The freight and logistics sector in Malta is an important pillar of the country’s economic set-up which employs approximately 5,000 people. But what are the challenges facing this sector? Is there potential for growth?

Kevin Filletti, sales manager at Attrans, believes an increase in ferry services and connections from mainland Europe would help the business grow.

“At the moment, one of the main problems local transporters are facing is that just one solitary shipping line operates into and out of our port. Due to having no other form of competition, the shipping line has complete control of the market and the prices it charges. Furthermore, the ship departure and arrival days are fixed.

“The Valletta Grand Harbour also suffers from a number of bottlenecks such as old practices, lack of discipline and procedures, gate limitations and lack of quay space to organise professional cargo operations. The port and all associated costs are quite high; for example, port charges in Malta are double what they are in Spain,” Mr Filletti says.

In the past 10 years, he adds, the number of cargo vessels calling in Malta have declined. But the amount of TEUs handled has doubled during that time, partly due to larger vessels entering the port.

“The government would do well to invest more and develop Malta as a true transhipment hub, in the hope that the imbalance of trade will no longer be problematic, especially since a very sizeable amount of trailers still leave Malta empty.

“Aside from lowering port costs, the transport and logistics industry will flourish should the companies be allowed to set up their very own bonded area. As things stand, there are currently only very few bonded areas in Malta besides the ports and Ħal Far, all of which have limitations and associated high costs. Malta is the only country in the EU where a transport company needs a customer escort to transport goods from outside a port; in other countries, it would be taken care of by a simple transit procedure.”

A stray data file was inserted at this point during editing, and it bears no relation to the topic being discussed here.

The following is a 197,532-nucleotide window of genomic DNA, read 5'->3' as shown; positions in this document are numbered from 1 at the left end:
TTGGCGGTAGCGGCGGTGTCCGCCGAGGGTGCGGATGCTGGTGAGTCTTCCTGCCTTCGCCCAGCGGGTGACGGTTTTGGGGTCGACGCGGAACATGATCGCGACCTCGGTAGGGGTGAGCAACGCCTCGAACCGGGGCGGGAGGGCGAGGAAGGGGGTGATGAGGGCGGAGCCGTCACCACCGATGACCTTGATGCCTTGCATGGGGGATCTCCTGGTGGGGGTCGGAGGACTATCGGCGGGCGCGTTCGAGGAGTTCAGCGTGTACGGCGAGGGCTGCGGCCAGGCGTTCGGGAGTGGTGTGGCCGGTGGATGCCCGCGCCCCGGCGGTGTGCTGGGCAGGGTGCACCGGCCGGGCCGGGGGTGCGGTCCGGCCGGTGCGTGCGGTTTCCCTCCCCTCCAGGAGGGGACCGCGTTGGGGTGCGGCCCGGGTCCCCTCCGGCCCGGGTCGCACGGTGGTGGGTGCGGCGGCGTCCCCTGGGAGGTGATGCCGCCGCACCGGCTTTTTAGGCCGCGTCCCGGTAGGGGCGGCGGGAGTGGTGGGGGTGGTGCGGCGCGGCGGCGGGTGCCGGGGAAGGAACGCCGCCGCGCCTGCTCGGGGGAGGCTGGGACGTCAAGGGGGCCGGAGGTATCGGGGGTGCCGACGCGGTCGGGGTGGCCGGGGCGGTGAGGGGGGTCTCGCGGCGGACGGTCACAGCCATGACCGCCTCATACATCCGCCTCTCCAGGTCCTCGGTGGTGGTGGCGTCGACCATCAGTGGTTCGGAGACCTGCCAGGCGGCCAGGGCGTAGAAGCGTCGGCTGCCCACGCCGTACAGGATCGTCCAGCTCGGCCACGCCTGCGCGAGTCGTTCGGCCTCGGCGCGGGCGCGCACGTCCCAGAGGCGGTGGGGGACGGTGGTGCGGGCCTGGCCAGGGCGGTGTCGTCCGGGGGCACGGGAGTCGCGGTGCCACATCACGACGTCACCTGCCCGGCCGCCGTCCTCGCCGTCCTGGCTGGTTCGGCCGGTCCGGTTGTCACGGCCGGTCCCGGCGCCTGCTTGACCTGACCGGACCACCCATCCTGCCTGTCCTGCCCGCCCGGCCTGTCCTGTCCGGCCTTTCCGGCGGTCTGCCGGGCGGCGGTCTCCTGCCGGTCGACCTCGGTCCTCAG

Asked whether finding drivers is a problem, Mr Filletti replies: “Aside from obvious barriers such as language and the long time away from home, one of our major struggles in finding appropriate drivers is experience. Since our trucks and drivers are required to travel all around Europe, not many local drivers have the required road knowledge or experience, especially since speed and efficiency are pivotal in all our operations.

“On another note, not many individuals are aware that in order to be a driver of such goods, one must be certified, such as for hazardous material and different types of pharmaceuticals.”

Mr Filletti says that the industry is continually evolving and that technology has allowed organisations to reduce huge amounts of indirect costs from travelling by replacing face-to-face meetings with remote technologies.

Some of the market’s most popular and prominent transporters have already begun to shift to a web-based business

“Modern communicative technologies have made anyone in the world a quick telephone call away. Still, we can’t simply transfer existing ways of working – management styles, work practices, collaboration technologies and workplaces – into our offices and hope to be successful. We make sure to support each office, with a diversity of needs.

“Attrans invests heavily in different components we use on board our vehicles, as well as out. I believe e-commerce will play a very large role in transport in the years to come. Some of the market’s most popular and prominent transporters have already begun to shift to a web-based business.”